|Photo Cred to Kaptain Kobold flickr account|
Have you ever gone on a late night stroll and got the eerie feeling that someone was watching you? As you gaze up into the night sky, you realize the eyes that have been haunting you belong to the "man in the moon." No matter what time of night or where you are in the world, the "man in the moon" is peering down at you. Have you ever wondered why?
Oded Aharonson, a professor of planetary science at the California Institute of Technology, has set out to explain exactly why the earth only sees one side of the moon. As the earth is orbiting around the sun and spinning around its axis, the moon is also orbiting around the earth and spinning around its axis. It so happens that the moon rotates once around its axis every time it rotates around the earth. Mere coindidence? Aharonson and team think not!
When the moon formed just over four billion years ago, Earth's gravity stretched it into and elongated football shape. At that time, the moon spun around its axis much faster, so that every side of the moon was exposed to the earth at some point. However, the earth's tidal forces continued to tug on the moon, forming a slight bulge on one side of the moon. This bulge slowed down the rotation of the moon, locking it into its current orientation.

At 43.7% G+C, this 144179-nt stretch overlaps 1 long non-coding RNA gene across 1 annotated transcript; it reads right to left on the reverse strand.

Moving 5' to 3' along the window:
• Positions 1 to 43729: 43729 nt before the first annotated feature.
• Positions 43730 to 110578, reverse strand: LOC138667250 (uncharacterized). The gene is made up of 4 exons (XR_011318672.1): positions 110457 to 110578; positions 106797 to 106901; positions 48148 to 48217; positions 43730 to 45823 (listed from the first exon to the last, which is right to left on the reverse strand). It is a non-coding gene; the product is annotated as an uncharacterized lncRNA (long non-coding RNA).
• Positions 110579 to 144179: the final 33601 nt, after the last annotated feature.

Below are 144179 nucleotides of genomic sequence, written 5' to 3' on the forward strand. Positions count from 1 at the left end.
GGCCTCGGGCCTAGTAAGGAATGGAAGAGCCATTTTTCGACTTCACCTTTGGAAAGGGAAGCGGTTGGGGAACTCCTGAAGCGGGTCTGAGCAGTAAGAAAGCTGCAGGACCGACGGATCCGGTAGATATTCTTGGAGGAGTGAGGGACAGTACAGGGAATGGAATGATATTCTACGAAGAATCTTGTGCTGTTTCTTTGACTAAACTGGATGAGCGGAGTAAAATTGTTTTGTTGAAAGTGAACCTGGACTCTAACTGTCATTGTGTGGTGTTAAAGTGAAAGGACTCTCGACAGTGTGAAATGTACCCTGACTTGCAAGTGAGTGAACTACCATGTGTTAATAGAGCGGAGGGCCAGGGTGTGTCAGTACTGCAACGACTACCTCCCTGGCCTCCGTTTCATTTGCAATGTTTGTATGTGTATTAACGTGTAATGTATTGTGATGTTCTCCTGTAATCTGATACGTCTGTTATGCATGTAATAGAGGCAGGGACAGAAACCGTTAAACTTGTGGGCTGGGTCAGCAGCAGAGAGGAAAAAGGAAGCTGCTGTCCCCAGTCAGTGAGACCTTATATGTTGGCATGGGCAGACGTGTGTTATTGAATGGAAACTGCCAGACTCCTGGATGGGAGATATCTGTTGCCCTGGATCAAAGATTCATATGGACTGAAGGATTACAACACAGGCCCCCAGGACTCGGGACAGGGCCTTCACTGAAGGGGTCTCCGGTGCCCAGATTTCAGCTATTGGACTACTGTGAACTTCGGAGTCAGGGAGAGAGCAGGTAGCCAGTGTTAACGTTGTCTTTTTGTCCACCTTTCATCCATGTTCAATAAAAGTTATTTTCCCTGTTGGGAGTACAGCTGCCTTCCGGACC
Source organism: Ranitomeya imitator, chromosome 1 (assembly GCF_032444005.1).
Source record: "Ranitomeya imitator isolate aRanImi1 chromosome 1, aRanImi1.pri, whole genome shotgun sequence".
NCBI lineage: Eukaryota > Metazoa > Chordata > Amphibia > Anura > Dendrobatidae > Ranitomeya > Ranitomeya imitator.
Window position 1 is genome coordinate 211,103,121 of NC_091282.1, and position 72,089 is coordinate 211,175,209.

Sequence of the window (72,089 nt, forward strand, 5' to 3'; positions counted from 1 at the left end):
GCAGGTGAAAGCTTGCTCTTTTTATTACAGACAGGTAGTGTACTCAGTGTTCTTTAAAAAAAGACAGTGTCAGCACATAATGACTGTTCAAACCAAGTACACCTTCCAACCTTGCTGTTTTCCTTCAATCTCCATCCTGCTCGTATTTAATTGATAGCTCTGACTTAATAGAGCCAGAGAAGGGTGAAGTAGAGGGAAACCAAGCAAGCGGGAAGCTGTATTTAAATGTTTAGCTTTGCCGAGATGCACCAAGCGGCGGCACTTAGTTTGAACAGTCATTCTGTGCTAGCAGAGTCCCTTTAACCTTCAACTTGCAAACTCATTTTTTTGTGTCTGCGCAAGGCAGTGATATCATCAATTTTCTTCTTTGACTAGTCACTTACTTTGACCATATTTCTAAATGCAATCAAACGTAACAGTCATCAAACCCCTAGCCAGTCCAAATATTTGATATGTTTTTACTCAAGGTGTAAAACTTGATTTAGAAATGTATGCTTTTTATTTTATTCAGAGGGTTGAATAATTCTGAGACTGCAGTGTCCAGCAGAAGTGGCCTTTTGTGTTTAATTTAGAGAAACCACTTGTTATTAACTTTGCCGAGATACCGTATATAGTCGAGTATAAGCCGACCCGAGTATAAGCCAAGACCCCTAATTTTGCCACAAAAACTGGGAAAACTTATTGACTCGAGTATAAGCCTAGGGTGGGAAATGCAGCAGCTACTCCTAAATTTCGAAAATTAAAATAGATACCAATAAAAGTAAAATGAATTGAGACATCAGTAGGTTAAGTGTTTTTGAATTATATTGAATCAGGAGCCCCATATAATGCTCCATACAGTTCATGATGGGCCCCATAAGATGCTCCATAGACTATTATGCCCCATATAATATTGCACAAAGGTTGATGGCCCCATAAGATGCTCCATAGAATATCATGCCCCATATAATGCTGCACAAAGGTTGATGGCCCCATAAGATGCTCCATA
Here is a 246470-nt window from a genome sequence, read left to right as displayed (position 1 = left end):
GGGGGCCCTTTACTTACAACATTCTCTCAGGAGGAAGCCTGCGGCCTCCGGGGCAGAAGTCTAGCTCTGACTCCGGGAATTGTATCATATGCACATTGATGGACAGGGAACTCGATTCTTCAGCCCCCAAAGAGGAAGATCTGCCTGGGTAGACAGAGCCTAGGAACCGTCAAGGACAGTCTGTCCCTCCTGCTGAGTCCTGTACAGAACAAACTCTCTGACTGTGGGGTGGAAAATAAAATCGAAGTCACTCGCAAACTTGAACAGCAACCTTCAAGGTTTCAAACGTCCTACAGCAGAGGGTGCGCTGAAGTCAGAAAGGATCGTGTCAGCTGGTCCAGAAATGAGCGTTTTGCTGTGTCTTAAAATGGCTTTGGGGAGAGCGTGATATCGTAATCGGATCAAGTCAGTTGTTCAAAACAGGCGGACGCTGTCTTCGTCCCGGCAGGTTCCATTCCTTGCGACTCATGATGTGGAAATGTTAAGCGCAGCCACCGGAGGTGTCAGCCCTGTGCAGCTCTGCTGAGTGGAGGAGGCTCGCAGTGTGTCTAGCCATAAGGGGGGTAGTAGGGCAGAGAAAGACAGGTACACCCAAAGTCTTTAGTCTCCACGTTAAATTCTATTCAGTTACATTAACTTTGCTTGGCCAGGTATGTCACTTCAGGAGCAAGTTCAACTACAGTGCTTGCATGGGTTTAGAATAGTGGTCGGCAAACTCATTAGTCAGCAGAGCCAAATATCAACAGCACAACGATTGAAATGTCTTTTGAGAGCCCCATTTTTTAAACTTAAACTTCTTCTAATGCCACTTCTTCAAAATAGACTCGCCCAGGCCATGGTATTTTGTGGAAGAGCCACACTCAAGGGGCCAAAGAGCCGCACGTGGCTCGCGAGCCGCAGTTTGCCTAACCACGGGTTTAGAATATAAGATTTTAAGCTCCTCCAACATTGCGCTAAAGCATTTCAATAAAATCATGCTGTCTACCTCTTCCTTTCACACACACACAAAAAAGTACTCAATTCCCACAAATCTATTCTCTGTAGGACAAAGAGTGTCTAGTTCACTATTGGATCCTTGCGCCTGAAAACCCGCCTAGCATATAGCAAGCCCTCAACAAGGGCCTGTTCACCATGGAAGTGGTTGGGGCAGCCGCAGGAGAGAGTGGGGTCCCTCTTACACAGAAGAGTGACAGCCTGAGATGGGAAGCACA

Previously many thought that it was just chance that "the man in the moon" faces the earth; however, Aharonson disagrees. By analyzing the physics of the moon, taking into account its dissipation rate (how fast it can slow down its rotational energy). Computer simulations of this predict that the "man it the moon" side will face the earth 100% of the time. As for now, the eyes of the man in the moon will always be peering down from the night sky.
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